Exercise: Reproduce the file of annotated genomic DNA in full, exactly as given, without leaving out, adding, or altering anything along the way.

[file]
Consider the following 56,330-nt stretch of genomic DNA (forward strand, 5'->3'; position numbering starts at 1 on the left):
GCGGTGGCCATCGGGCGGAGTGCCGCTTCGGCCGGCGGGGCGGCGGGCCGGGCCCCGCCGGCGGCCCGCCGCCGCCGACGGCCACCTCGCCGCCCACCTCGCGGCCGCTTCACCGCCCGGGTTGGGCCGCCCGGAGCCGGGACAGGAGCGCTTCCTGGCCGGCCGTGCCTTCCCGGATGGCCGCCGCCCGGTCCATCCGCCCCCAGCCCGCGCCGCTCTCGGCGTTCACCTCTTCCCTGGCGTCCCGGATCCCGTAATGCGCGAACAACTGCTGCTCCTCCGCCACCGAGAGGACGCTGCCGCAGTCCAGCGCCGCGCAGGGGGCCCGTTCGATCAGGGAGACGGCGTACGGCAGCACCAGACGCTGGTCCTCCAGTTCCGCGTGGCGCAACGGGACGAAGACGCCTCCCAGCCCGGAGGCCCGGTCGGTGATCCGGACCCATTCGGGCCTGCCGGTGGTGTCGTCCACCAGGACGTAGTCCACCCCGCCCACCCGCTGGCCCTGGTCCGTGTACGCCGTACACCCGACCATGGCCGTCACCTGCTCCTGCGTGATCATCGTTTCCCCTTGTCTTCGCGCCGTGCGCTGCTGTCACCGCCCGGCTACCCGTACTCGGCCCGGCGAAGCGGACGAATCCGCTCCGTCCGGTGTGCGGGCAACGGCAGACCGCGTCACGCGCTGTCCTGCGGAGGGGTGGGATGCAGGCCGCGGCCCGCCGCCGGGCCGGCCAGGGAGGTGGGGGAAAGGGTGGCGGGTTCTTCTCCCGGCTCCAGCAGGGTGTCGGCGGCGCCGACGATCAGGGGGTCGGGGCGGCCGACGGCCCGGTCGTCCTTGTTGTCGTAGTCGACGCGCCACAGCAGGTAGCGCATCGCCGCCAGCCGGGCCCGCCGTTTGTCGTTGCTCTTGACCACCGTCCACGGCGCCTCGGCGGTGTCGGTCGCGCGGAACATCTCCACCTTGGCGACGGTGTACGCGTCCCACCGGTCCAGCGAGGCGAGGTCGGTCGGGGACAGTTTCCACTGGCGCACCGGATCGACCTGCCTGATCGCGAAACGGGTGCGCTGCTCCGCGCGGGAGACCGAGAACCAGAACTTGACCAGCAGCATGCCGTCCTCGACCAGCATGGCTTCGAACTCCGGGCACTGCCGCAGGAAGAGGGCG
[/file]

Consider the following 56,330-nt stretch of genomic DNA (forward strand, 5'->3'; position numbering starts at 1 on the left):
GCGGTGGCCATCGGGCGGAGTGCCGCTTCGGCCGGCGGGGCGGCGGGCCGGGCCCCGCCGGCGGCCCGCCGCCGCCGACGGCCACCTCGCCGCCCACCTCGCGGCCGCTTCACCGCCCGGGTTGGGCCGCCCGGAGCCGGGACAGGAGCGCTTCCTGGCCGGCCGTGCCTTCCCGGATGGCCGCCGCCCGGTCCATCCGCCCCCAGCCCGCGCCGCTCTCGGCGTTCACCTCTTCCCTGGCGTCCCGGATCCCGTAATGCGCGAACAACTGCTGCTCCTCCGCCACCGAGAGGACGCTGCCGCAGTCCAGCGCCGCGCAGGGGGCCCGTTCGATCAGGGAGACGGCGTACGGCAGCACCAGACGCTGGTCCTCCAGTTCCGCGTGGCGCAACGGGACGAAGACGCCTCCCAGCCCGGAGGCCCGGTCGGTGATCCGGACCCATTCGGGCCTGCCGGTGGTGTCGTCCACCAGGACGTAGTCCACCCCGCCCACCCGCTGGCCCTGGTCCGTGTACGCCGTACACCCGACCATGGCCGTCACCTGCTCCTGCGTGATCATCGTTTCCCCTTGTCTTCGCGCCGTGCGCTGCTGTCACCGCCCGGCTACCCGTACTCGGCCCGGCGAAGCGGACGAATCCGCTCCGTCCGGTGTGCGGGCAACGGCAGACCGCGTCACGCGCTGTCCTGCGGAGGGGTGGGATGCAGGCCGCGGCCCGCCGCCGGGCCGGCCAGGGAGGTGGGGGAAAGGGTGGCGGGTTCTTCTCCCGGCTCCAGCAGGGTGTCGGCGGCGCCGACGATCAGGGGGTCGGGGCGGCCGACGGCCCGGTCGTCCTTGTTGTCGTAGTCGACGCGCCACAGCAGGTAGCGCATCGCCGCCAGCCGGGCCCGCCGTTTGTCGTTGCTCTTGACCACCGTCCACGGCGCCTCGGCGGTGTCGGTCGCGCGGAACATCTCCACCTTGGCGACGGTGTACGCGTCCCACCGGTCCAGCGAGGCGAGGTCGGTCGGGGACAGTTTCCACTGGCGCACCGGATCGACCTGCCTGATCGCGAAACGGGTGCGCTGCTCCGCGCGGGAGACCGAGAACCAGAACTTGACCAGCAGCATGCCGTCCTCGACCAGCATGGCTTCGAACTCCGGGCACTGCCGCAGGAAGAGGGCG